By Michelle Cassell
ORANGE COUNTY — A solar crowdsourcing group is trying to inject more green energy into the Triangle.
Solarize The Triangle ‘23 represents the second summer of a two-year campaign offering consumers and businesses volume discounts on solar energy, battery storage and other clean energy expenses.
A long list of local governments and municipalities in the area are participating in the program, including Orange County and Chapel Hill, Carrboro and Hillsborough.
“It’s shaping up to be a great program,” said Don Moreland, spokesperson for campaign organizer Solar CrowdSource. “We did way more than we expected last year. The response from the community was tremendous.
In 2022, Orange County executed 63 solar contracts, close behind Wake’s 68. Since this year’s campaign launched in May, Chapel Hill has 24 contracts and Carrboro has landed eight. Sign-ups include free evaluations and estimates. Moreland said there are about 80 pending contracts as of yesterday.
“Although many people already went solar that wanted to last year, we are still doing great this year,” Moreland said.
The Duke interconnection application deadline has been extended from July 1 to October 1, 2023. The enrollment deadline is September 30. The residential contract deadline is December 31 and the commercial/nonprofit contract deadline is March 31, 2024.
“This is a two-year limited time-based campaign,” Moreland explained, “We educate people about the benefits of solar power and the program. And then, with the group purchase aspect of it, we can’t just keep it going forever. So this is the last year of a two-year program.”
The program has been most attractive to individual homeowners, with most being residential contracts.
“So far, we only have a small handful of business contracts,” Moreland said. “We hope to see it pick up.”
Since Jan. 1, 2022, homeowners who pay federal taxes and have a solar system placed into service by the end of the year are eligible for a tax credit worth 30% of the cost of their systems. Solar Crowdsource recommends referring questions about the credits to a tax professional.
The company goes after competitive bids to get lower prices on installations. For the second year, the company is using Cary solar contractor Yes Solar Solutions for installation. Moreland said the company believes the deals it secured are the best it could find.
According to the Office of Energy Efficiency and Renewable Energy, collective buying programs for solar energy and batteries are gaining popularity as an effective way to increase access to renewable energy sources and reduce carbon emissions and energy costs for communities. These programs bring together a group of homeowners or businesses in a specific area to purchase solar panels and batteries in bulk at lower prices.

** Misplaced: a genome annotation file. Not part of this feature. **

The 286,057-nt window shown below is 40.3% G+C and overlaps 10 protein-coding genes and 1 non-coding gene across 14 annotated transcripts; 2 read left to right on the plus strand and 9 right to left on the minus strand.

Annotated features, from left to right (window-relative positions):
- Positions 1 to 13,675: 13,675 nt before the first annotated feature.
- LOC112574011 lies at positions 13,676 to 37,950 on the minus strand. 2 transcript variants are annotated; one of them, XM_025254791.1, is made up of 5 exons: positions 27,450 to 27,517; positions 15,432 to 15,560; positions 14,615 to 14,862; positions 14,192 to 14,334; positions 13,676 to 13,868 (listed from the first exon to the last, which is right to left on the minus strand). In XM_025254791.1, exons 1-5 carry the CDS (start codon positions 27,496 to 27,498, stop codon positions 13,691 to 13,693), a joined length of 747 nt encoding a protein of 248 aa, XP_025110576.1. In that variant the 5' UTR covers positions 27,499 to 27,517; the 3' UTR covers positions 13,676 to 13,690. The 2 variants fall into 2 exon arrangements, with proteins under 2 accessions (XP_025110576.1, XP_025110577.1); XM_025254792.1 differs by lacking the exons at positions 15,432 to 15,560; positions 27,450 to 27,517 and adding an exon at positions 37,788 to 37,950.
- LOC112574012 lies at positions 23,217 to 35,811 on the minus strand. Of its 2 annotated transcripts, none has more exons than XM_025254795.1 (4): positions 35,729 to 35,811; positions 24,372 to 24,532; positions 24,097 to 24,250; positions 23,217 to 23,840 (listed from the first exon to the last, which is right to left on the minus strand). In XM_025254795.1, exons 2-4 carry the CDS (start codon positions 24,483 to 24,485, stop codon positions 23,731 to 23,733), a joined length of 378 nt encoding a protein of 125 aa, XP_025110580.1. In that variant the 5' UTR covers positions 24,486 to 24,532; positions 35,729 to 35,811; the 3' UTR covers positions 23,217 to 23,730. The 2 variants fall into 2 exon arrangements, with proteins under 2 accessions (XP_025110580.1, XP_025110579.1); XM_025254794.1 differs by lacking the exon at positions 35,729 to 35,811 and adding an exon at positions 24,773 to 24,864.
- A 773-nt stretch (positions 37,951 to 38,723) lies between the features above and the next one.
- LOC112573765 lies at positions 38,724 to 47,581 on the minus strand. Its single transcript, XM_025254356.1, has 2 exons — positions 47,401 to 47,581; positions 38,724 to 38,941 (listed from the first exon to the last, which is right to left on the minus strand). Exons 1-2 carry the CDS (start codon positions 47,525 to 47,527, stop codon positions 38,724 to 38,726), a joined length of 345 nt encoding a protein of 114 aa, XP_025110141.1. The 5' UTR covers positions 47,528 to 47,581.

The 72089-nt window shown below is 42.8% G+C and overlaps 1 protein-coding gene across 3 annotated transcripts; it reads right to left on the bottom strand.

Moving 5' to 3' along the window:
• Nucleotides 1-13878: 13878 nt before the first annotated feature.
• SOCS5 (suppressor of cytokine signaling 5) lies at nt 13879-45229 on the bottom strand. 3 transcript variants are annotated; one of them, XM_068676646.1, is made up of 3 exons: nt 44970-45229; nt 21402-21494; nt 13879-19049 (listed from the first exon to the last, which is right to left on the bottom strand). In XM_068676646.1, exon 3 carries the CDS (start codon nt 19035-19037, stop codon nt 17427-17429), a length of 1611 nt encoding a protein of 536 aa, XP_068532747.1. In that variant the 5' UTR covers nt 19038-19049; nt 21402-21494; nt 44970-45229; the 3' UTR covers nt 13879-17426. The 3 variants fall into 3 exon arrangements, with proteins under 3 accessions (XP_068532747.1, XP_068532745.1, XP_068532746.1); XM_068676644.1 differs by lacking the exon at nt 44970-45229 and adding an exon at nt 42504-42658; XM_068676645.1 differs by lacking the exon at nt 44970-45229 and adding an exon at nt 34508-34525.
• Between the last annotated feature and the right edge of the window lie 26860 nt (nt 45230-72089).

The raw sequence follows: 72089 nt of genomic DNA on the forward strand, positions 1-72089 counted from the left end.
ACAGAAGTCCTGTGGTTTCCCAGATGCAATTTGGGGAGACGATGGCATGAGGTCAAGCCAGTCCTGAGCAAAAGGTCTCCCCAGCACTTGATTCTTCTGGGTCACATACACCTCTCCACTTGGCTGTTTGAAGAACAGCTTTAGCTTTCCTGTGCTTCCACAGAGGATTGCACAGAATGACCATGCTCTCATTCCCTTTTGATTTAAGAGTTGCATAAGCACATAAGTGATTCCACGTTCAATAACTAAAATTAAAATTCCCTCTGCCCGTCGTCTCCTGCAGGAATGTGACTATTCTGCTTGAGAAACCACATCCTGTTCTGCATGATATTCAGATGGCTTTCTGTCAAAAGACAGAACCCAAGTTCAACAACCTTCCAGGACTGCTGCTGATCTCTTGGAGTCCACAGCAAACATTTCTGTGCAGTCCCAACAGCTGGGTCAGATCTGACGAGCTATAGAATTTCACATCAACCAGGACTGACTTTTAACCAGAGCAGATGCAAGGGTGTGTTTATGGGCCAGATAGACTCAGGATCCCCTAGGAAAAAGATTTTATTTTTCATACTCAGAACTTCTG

The programs are not new. The DOE says they have been used in various industries for decades, and have gained momentum in recent years in the solar industry as technologies have improved and prices have dropped. The programs allow individuals to pool their resources, lowering the overall cost of solar panels or batteries.
Last year’s campaign signed 181 contracts, resulting in 1,731 kilowatts of new solar capacity and an estimated $300,500 in annual utility bill savings, $5.98 million in clean energy development and 3.25 million pounds of CO2 emission reductions annually, according to data compiled for the campaign.
The municipalities involved claim the campaign aligns with their climate goals. Carrboro, for example, pledges to promote renewable energy in the town as part of its community climate action plan and has been recognized for its solar efforts since 2017, when it received a gold designation from SolSmart. This agency provides free solarization assistance to local governments. Chapel Hill has similar goals to make solar more accessible, including through competitive bidding, with the goal to reduce energy cost burdens on low-to-medium-income families.
“Building on the success of last year’s program, we’re very excited that Chapel Hill is part of Solarize the Triangle ’23. The main benefit of this group purchasing model is that the price for solar and batteries go down as homeowner participation goes up,” John Richardson, the Community Sustainability and Resilience Manager for Chapel Hill, said.
According to Solarize the Triangle information, collective buying programs for solar energy and batteries also provide an opportunity to educate the public about the benefits of renewable energy sources and promote sustainable behavior.